Shark RunwayIt's rush hour on Shark Runway in Nassau
The Bahamas might be the worst place to work toward navigation certification: The 100 feet of visibility makes cheating easy. Today's only goal is to wind around the 110-foot-long M/V Comberbach and the sailboat lying just off the freighter’s starboard side. Comberbach lies in a depth of 115 feet, so we’ll have to closely monitor our air consumption.
In the water, a slight current means we’ll work harder, but we'll also find greater reward. As we reach the deck, an eagle ray wings toward the stern. Inside the cargo hold, a green turtle eyes us before easing toward the surface.
After much time weaving around the wreck, it’s time to surface before our dive computers punish us. Luckily, at the PADI Dive Shop at Stella Maris Resort, the emphasis is on enjoying the surroundings and not keeping to a rigid schedule. You might return a bit later, but it will be for good reason: a suface swim with dolphins or a longer dive profile when something unexpected swims by.
During our surface interval, the group visits Conception Island, a protected site that serves as a sea turtle nursery. Today, this spot allows us to snap photos of white-sand beaches disappearing into the turquoise water.
Next, we visit Split Coral Reef. The structure rises some 50 feet from the bottom, surrounded by rippled sand and a string of patch reefs. As I watch a pair of tarpon approach, I realize that Long Island is a stellar place to study animal behavior. Visibility like this dramatically increases how much marine life divers see, and stretches each encounter from moments to minutes — epic indeed.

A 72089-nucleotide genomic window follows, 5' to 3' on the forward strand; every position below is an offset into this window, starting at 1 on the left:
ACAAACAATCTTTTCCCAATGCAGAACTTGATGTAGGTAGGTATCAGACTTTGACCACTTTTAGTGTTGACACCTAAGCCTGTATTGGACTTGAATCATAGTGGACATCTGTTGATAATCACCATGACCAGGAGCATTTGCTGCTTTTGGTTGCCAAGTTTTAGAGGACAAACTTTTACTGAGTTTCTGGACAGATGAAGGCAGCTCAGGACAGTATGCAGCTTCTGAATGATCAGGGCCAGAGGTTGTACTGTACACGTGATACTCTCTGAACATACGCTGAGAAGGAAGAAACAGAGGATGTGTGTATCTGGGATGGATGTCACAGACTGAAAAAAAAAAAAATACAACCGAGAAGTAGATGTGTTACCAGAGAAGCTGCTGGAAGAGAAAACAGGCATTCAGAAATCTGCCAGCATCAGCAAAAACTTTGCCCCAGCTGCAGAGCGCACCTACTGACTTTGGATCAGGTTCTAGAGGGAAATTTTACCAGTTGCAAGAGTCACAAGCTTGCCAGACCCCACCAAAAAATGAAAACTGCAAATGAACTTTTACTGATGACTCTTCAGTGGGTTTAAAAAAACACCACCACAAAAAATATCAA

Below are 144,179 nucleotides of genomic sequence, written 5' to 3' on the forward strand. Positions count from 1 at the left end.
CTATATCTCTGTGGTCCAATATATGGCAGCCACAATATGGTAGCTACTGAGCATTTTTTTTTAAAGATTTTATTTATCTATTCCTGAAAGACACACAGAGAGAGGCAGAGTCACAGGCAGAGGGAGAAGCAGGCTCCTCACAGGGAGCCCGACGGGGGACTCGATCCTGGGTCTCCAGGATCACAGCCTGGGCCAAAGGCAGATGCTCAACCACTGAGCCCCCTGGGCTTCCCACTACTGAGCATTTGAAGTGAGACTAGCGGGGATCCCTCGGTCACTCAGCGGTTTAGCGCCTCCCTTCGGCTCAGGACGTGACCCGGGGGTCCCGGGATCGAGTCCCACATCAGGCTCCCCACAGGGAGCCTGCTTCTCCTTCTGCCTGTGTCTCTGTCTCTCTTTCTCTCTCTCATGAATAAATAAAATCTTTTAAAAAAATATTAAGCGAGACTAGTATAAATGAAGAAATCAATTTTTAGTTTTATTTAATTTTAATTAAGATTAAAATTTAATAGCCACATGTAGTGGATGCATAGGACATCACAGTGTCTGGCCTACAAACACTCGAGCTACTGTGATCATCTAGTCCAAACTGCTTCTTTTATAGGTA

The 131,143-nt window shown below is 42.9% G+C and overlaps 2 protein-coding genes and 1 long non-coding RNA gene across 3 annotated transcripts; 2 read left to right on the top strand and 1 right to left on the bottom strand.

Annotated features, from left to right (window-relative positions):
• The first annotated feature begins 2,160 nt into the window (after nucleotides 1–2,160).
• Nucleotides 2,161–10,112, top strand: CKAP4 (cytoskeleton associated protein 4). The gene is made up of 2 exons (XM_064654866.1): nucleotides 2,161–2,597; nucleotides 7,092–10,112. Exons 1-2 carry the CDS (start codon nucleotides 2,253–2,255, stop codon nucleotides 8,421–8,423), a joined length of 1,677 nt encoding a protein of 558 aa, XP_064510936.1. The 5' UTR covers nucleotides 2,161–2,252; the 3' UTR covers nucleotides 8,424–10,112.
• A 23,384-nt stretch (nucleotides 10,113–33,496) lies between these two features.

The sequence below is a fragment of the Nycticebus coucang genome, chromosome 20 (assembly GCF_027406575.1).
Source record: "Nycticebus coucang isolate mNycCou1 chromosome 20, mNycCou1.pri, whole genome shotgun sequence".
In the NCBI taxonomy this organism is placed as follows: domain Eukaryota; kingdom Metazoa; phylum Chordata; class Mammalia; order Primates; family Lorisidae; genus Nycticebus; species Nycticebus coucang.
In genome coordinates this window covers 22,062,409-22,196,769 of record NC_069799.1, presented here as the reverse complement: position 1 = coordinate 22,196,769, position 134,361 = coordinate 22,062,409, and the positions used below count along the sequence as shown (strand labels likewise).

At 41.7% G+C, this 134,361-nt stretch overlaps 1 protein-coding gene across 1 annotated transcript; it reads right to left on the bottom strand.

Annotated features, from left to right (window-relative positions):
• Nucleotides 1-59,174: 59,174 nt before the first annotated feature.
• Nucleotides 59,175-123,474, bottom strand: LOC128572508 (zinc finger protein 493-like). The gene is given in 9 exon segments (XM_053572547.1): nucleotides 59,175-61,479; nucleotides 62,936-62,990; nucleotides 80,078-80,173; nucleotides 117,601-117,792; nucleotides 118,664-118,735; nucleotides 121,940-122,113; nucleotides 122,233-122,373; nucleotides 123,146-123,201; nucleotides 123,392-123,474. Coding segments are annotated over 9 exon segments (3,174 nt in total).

Five thousand cobias swarm the same site one and a half miles off the Cape Eleuthera Resort and Yacht Club. Granted, they’re stocked annually into a shark-proof netted cage, but this massive structure acts as an anchor for a thriving reefscape. The lot is fed daily, and the flotsam of extra pellets attracts snapper, grunts and small tropicals. These, in turn, attract dorado, wahoo and schools of horse-eye jacks. The diamond-shaped structure sits at a depth of 90 feet, just at the edge of the reef wall where predators can’t help but notice the activity.
It’s a site that stands out even to local live-aboard captains who regularly journey the 54 miles to the area, known throughout the Bahamas for its protected location; Cape Eleuthera enjoys a leeward position where seas and visibility are ideal 300 days a year.
“Tons of bull sharks, monster goliath grouper and the occasional tiger shark join us,” says Neal Watson Jr., owner of the on-site PADI Dive Resort, Cape Eleuthera Divers.
The morning we drop in, a small school of midnight parrotfish nibbles its way across the top of the 60-foot wide cage. Inside, the torrent of cobia rushes in all directions, creating a flurry of activity that’s hard to focus on. Take your wide-angle lens on this dive -- the structure makes an excellent backdrop.
That afternoon at Hole in the Wall, we slip into a cut-through that leads from 55 feet to 90. Visibility in the Bahamas never disappoints, so when we exit and find ourselves hovering over a bottom 2,000 feet below, a tinge of vertigo strikes.
“It’s unreal,” Stephen Kappeler, general manager of the shop, says of the site. “You feel like you pop out of the side of a skyscraper into the abyss.”